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Figure 1: Number of publications studying human traits using various techniques (1980–2014). Only the publications in core clinical journals or MEDLINE are included. The vertical axis indicates the number of publications and the horizontal axis indicates different years. The three colors correspond to genetic linkage studies, GWAS, and next generation sequencing, respectively.

Mentions: The rapid advancement of biotechnology has brought paradigm shifts in genetic/genomic epidemiology. From linkage studies to genome-wide association studies (GWAS) to the extensive application of next-generation sequencing (NGS), technological developments have improved study designs, deepened our understanding of disease etiology, and led to numerous scientific discoveries (Figure 1). This can be seen in the study of Crohn’s disease, an inflammatory bowel disease with prevalence 0.32% in Europe and North America (Molodecky et al., 2012). Twin-based epidemiological analysis first suggested that there is a genetic component of Crohn’s disease (Molodecky et al., 2012); family-based linkage studies then identified six loci associated to the disease (Hugot et al., 1996; Cardinale et al., 2013); GWAS identified 163 loci at genome-wide significance level, which collectively explain 13.6% of the phenotypic variance (Duerr et al., 2006; Imielinski et al., 2009; Jostins et al., 2012); and re-sequencing GWAS loci identified several causal variants with low minor allele frequencies (Momozawa et al., 2011; Rivas et al., 2011; Cardinale et al., 2013; Ellinghaus et al., 2013; Hunt et al., 2013).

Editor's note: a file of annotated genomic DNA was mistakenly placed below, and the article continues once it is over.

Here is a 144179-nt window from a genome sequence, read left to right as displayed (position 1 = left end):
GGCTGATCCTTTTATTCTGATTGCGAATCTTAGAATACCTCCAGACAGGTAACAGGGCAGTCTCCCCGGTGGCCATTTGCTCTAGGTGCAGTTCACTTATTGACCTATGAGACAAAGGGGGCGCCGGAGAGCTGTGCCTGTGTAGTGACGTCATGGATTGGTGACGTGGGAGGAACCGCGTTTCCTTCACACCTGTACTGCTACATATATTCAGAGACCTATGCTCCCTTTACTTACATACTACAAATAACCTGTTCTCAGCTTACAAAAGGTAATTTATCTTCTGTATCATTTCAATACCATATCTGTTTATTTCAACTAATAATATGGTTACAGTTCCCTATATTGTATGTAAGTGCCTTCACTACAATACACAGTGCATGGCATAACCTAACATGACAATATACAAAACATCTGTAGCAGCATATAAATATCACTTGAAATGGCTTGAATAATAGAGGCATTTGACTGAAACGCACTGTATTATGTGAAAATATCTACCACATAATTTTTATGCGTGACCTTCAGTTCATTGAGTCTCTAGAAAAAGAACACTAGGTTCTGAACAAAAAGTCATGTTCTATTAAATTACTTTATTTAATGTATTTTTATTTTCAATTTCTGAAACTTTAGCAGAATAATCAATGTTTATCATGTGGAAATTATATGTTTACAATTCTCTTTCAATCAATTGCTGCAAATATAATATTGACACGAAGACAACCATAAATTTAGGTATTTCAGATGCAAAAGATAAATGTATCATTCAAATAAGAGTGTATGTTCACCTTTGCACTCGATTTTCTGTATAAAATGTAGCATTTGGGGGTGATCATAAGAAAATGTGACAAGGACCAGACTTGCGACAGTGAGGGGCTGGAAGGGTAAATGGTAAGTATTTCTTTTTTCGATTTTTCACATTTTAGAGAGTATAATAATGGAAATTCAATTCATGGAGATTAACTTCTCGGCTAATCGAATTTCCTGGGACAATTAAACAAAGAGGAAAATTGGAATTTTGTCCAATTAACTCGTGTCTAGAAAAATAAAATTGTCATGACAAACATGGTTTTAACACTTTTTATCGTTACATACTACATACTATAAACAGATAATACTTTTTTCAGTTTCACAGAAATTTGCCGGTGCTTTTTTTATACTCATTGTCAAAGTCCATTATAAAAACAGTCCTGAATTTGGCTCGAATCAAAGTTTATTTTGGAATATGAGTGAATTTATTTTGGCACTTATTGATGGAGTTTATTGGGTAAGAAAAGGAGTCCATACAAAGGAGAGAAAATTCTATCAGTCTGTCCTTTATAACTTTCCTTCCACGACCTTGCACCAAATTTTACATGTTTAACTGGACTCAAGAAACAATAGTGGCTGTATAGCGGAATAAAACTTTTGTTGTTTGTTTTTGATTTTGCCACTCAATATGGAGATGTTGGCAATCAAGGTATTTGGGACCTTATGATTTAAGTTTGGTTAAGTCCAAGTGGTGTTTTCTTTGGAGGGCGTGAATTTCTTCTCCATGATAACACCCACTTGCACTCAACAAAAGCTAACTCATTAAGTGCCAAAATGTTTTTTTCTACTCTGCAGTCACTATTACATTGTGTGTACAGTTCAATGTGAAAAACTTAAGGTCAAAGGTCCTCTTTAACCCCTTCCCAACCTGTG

A review of study designs and statistical methods for genomic epidemiology studies using next generation sequencing.

Wang Q, Lu Q, Zhao H - Front Genet (2015)

Number of publications studying human traits using various techniques (1980–2014). Only the publications in core clinical journals or MEDLINE are included. The vertical axis indicates the number of publications and the horizontal axis indicates different years. The three colors correspond to genetic linkage studies, GWAS, and next generation sequencing, respectively.
© Copyright Policy - open-access
Related In: Results  -  Collection

License
Show All Figures
getmorefigures.php?uid=PMC4403555&req=5

Figure 1: Number of publications studying human traits using various techniques (1980–2014). Only the publications in core clinical journals or MEDLINE are included. The vertical axis indicates the number of publications and the horizontal axis indicates different years. The three colors correspond to genetic linkage studies, GWAS, and next generation sequencing, respectively.
Mentions: The rapid advancement of biotechnology has brought paradigm shifts in genetic/genomic epidemiology. From linkage studies to genome-wide association studies (GWAS) to the extensive application of next-generation sequencing (NGS), technological developments have improved study designs, deepened our understanding of disease etiology, and led to numerous scientific discoveries (Figure 1). This can be seen in the study of Crohn’s disease, an inflammatory bowel disease with prevalence 0.32% in Europe and North America (Molodecky et al., 2012). Twin-based epidemiological analysis first suggested that there is a genetic component of Crohn’s disease (Molodecky et al., 2012); family-based linkage studies then identified six loci associated to the disease (Hugot et al., 1996; Cardinale et al., 2013); GWAS identified 163 loci at genome-wide significance level, which collectively explain 13.6% of the phenotypic variance (Duerr et al., 2006; Imielinski et al., 2009; Jostins et al., 2012); and re-sequencing GWAS loci identified several causal variants with low minor allele frequencies (Momozawa et al., 2011; Rivas et al., 2011; Cardinale et al., 2013; Ellinghaus et al., 2013; Hunt et al., 2013).